We cannot verify your location
Browse Book and Journal Content on Project MUSE

Democracy Delayed

The Case of Castro's Cuba

Juan J. López

Publication Year: 2002

With the dissolution of the Soviet Union, foreign policy analysts and international relations scholars expected communist Cuba to undergo transitions to democracy and to markets as had the Eastern European nations of the former Soviet bloc. But more than a decade after the fall of the Berlin Wall, Castro remains in power, with no sign that the Cuban government or economy is moving toward liberalization. In Democracy Delayed, political scientist Juan López offers a searching and detailed analysis of the factors behind Cuba's failure to liberalize. López begins by comparing the political systems of three Eastern European states—the former German Democratic Republic, Czechoslovakia, and Romania—with that of Cuba, in order to identify the differences that have allowed Castro to maintain his hold over the government and the economy. López also shows the various conditions promoting change, including the development of civil society groups in Cuba, and discusses why some U.S. policies help the possibility of democratization in Cuba while others hinder it. While the Catholic Church in Poland and the Protestant Church in East Germany fostered change, the Catholic Church in Cuba has not taken a defiant stance against authoritarianism but seems instead to be biding its time until Castro is out of the picture. In conclusion, López argues that a political transition in Cuba is possible even under the government of Fidel Castro. Some necessary conditions have been missing, but it is possible that U.S. policies could lay the groundwork for democratic charge.

Published by: The Johns Hopkins University Press

Title Page, Copyright, Dedication

pdf iconDownload PDF (49.8 KB)


pdf iconDownload PDF (46.9 KB)
pp. vii-viii

read more

Preface and Acknowledgments

pdf iconDownload PDF (35.8 KB)
pp. ix-xii

As I was revising my dissertation on the political economy of Argentina to submit it to a publisher, momentous developments were taking place in Cuba. Civil society was being re-created after a long period of near extinction. The Castro regime showed signs of weakness. It faced a severe economic crisis and had lost its Soviet patron. ...

read more


pdf iconDownload PDF (136.2 KB)
pp. xiii-xxxvi

In the immediate aftermath of the fall of communist dictatorships in Eastern Europe, a widespread expectation emerged that the domino effect would reach the Caribbean without much delay. As the Castro dictatorship nonetheless endured, explanations for its staying power proliferated. ...

read more

1. The Castro Regime and Political Transition

pdf iconDownload PDF (153.8 KB)
pp. 1-28

Major theoretical works on transitions to democracy concur that dictatorships tend to fall when faced with crises. From the perspective of the model of transitions based on the experiences of Latin America and Southern Europe, Przeworski observes that splits in authoritarian power blocs are induced by signs of an imminent crisis, ...

read more

2. Civil Society and Repression

pdf iconDownload PDF (137.7 KB)
pp. 29-54

Two objections to the argument that a transition from below is possible in Cuba are that, in contrast to Eastern European countries, civil society in Cuba is too “weak” and government repression is too strong. These objections are usually presented as two sides of the same coin, with the alleged weakness of civil society explained in terms of the degree of repression. ...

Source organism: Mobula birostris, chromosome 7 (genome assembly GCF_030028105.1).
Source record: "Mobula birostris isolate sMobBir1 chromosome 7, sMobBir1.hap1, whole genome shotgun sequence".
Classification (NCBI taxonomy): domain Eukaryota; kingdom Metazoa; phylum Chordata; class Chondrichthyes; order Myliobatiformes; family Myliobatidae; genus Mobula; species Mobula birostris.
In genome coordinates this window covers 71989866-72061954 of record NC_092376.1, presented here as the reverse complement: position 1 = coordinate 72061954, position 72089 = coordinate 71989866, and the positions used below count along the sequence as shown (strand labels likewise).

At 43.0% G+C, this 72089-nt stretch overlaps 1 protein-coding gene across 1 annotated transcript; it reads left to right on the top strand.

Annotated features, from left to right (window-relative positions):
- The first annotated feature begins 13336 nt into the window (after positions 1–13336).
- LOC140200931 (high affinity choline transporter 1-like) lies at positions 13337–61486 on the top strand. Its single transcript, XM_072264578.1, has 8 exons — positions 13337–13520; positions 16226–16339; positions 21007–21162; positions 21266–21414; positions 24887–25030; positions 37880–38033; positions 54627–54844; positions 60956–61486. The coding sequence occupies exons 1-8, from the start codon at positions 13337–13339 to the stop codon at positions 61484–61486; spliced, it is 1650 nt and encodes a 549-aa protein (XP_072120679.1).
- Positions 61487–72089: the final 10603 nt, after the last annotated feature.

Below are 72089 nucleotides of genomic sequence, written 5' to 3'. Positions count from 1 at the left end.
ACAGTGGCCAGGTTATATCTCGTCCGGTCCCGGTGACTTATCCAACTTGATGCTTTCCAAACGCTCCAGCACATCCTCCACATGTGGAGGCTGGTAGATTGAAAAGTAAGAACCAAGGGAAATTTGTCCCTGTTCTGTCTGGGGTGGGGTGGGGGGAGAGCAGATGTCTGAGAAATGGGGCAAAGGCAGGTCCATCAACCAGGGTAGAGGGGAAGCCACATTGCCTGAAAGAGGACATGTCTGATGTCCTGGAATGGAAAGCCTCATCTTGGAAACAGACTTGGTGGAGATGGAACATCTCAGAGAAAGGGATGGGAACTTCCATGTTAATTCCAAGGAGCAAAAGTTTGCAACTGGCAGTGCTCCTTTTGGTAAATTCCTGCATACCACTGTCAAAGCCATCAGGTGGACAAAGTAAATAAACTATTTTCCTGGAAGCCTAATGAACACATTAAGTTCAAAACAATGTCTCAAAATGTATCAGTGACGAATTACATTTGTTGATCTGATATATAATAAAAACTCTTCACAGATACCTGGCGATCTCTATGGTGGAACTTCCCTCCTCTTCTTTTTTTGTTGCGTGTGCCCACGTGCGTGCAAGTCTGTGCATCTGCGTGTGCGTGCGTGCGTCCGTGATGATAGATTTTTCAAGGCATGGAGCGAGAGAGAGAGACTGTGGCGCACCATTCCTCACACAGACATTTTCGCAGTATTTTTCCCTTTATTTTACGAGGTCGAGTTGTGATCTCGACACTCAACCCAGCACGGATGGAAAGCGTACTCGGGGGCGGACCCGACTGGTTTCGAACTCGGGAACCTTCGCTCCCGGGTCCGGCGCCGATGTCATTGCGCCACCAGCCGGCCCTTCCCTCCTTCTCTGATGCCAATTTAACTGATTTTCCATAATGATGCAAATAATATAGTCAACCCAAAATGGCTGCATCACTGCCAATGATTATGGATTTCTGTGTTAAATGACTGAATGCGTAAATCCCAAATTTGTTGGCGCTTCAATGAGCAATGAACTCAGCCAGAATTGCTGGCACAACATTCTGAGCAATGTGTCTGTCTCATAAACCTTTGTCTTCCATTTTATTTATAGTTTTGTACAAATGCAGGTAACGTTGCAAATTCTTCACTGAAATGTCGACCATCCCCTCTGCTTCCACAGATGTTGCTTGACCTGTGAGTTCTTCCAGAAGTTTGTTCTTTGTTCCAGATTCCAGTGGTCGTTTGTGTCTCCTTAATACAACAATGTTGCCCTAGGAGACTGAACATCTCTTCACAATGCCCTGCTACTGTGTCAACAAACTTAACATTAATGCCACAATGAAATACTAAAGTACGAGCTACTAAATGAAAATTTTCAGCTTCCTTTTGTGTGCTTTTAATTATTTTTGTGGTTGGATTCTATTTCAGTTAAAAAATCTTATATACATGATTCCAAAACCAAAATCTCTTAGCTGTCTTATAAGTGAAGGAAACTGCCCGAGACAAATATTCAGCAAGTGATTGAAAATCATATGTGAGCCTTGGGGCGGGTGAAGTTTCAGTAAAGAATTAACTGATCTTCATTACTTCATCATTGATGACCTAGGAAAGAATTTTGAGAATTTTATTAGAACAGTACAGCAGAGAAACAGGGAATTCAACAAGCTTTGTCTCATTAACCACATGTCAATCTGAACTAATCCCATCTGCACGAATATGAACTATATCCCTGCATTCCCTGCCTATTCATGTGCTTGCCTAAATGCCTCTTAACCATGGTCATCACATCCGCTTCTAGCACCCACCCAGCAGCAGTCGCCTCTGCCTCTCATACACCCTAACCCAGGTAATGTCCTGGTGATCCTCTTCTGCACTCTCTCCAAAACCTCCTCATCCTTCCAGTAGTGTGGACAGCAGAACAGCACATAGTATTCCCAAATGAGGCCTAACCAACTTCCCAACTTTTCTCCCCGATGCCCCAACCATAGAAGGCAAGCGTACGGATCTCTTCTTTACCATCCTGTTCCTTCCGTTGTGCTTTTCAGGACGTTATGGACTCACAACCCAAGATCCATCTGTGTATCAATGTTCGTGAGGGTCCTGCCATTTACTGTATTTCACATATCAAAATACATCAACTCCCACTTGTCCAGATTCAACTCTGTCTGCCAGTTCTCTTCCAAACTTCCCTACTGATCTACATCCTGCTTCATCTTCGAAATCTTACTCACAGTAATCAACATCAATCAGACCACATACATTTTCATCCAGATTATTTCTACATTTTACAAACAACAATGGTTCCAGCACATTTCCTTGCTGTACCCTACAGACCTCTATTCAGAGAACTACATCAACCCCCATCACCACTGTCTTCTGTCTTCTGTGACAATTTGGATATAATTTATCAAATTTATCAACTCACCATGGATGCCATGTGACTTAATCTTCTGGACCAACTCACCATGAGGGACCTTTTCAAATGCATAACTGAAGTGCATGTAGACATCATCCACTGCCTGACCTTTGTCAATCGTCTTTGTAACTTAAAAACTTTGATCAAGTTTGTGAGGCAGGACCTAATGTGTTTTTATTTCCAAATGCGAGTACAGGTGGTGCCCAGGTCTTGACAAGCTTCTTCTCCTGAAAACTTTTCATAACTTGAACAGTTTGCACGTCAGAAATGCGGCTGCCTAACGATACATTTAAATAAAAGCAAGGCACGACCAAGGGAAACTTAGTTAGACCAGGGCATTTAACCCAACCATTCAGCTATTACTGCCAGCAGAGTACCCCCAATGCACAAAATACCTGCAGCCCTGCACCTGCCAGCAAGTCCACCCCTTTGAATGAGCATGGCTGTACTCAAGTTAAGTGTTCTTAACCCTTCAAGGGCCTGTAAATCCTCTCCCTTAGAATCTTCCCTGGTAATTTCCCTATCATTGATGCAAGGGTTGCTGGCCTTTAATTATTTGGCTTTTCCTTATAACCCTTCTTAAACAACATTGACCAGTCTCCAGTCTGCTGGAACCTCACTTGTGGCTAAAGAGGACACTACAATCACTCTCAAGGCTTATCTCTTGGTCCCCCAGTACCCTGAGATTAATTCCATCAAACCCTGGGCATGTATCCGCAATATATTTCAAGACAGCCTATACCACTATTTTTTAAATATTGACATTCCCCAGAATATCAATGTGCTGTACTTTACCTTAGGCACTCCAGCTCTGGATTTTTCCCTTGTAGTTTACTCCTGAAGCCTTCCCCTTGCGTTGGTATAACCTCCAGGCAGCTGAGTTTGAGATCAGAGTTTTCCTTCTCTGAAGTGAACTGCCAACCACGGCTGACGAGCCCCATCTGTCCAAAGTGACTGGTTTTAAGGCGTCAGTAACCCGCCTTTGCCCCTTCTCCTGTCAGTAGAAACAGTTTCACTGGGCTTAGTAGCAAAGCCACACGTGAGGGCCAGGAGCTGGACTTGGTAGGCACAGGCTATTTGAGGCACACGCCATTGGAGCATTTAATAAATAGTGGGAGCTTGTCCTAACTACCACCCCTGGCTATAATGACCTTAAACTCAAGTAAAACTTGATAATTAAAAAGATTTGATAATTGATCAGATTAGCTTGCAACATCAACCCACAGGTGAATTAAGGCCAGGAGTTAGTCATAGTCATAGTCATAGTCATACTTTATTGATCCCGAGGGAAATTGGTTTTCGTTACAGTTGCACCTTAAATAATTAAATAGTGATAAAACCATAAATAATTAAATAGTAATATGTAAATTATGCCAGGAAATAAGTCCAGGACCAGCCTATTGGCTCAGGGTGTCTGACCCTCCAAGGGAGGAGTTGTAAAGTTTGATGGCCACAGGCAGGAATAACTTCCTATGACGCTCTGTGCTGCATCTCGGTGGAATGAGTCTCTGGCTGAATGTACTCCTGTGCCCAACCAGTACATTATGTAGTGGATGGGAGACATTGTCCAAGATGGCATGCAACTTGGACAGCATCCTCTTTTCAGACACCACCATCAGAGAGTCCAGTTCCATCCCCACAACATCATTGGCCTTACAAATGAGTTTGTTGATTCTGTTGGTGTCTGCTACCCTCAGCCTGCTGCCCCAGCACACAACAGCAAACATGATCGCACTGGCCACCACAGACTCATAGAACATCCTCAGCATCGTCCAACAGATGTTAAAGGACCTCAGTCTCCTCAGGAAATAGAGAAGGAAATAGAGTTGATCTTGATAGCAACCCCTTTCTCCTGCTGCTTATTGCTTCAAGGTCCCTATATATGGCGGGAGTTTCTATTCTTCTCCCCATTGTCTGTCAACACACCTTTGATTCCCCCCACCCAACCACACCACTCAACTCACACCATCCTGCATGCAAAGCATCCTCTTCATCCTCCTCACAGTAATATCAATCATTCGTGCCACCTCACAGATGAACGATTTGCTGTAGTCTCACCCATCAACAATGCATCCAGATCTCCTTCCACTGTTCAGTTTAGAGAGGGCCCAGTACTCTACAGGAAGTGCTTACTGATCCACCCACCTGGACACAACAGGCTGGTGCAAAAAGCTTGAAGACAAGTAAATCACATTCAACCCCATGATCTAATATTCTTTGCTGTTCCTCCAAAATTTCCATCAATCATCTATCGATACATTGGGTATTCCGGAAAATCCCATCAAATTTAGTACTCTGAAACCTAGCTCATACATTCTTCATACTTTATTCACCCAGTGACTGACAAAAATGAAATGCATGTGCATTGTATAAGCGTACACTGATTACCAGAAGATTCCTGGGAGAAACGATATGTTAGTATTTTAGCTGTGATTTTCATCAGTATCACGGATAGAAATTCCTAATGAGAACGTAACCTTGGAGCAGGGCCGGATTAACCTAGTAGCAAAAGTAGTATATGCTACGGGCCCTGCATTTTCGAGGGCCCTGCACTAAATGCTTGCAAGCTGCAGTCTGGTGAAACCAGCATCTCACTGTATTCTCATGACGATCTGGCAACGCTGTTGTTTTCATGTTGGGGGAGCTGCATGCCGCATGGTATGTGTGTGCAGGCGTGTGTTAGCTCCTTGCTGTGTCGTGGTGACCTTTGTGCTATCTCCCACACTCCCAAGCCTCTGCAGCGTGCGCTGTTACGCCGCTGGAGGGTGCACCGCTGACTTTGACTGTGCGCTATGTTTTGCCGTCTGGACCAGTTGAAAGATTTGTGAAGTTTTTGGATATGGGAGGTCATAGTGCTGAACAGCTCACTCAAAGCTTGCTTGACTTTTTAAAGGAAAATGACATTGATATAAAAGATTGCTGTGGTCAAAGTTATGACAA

read more

3. Political Efficacy and Independent Communication

pdf iconDownload PDF (160.0 KB)
pp. 55-84

The concept of political efficacy was introduced to political science by Angus Campbell in 1954.1 It has been defined as “the feeling that individual political action does have or can have an impact upon the political process.”2 There is strong empirical evidence supporting the association between a feeling of efficacy and political participation.3 ...

read more

4. Assistance to Civil Society

pdf iconDownload PDF (124.2 KB)
pp. 85-109

Civil society activists can help develop a widespread sense of political efficacy in a population by conveying messages and information to that population. Citizens can be encouraged to participate in acts of defiance against a regime. Also, activists can inform people about outrageous acts committed by the authorities, and wrath can move people to engage in public protests. ...

read more

5. U.S. Policies toward Cuba

pdf iconDownload PDF (88.0 KB)
pp. 110-124

Before discussing the policies toward Cuba during the presidency of Bill Clinton, I want to provide an overview of the Cuba policies of previous American administrations since 1959. Doing so will identify the policy goals over time and whether anything changed in the Clinton years. ...

read more

6. The Economic Embargo

pdf iconDownload PDF (170.9 KB)
pp. 125-158

Whether the United States should maintain its economic embargo on the Castro government has been a controversial issue for a long time, but since the Cuban Liberty and Democratic Solidarity (Libertad) Act of 1996, commonly known as the Helms–Burton Act, was enacted in March 1996, the degree of contention has reached an unprecedented degree of intensity.1 ...

read more

7. Conclusions

pdf iconDownload PDF (100.8 KB)
pp. 159-181

Some scholars analyzing the demise of communist rule in Eastern Europe argue that the problems those dictatorships faced were so severe that they had to fall.1 Yet while those problems or underlying conditions were necessary for the transitions, they were not sufficient. The list of conditions presented was incomplete. ...


pdf iconDownload PDF (181.9 KB)
pp. 182-216


pdf iconDownload PDF (77.3 KB)
pp. 217-226


pdf iconDownload PDF (438.3 KB)
pp. 227-232

E-ISBN-13: 9780801877728
E-ISBN-10: 0801877725
Print-ISBN-13: 9780801870460
Print-ISBN-10: 0801870461

Page Count: 272
Publication Year: 2002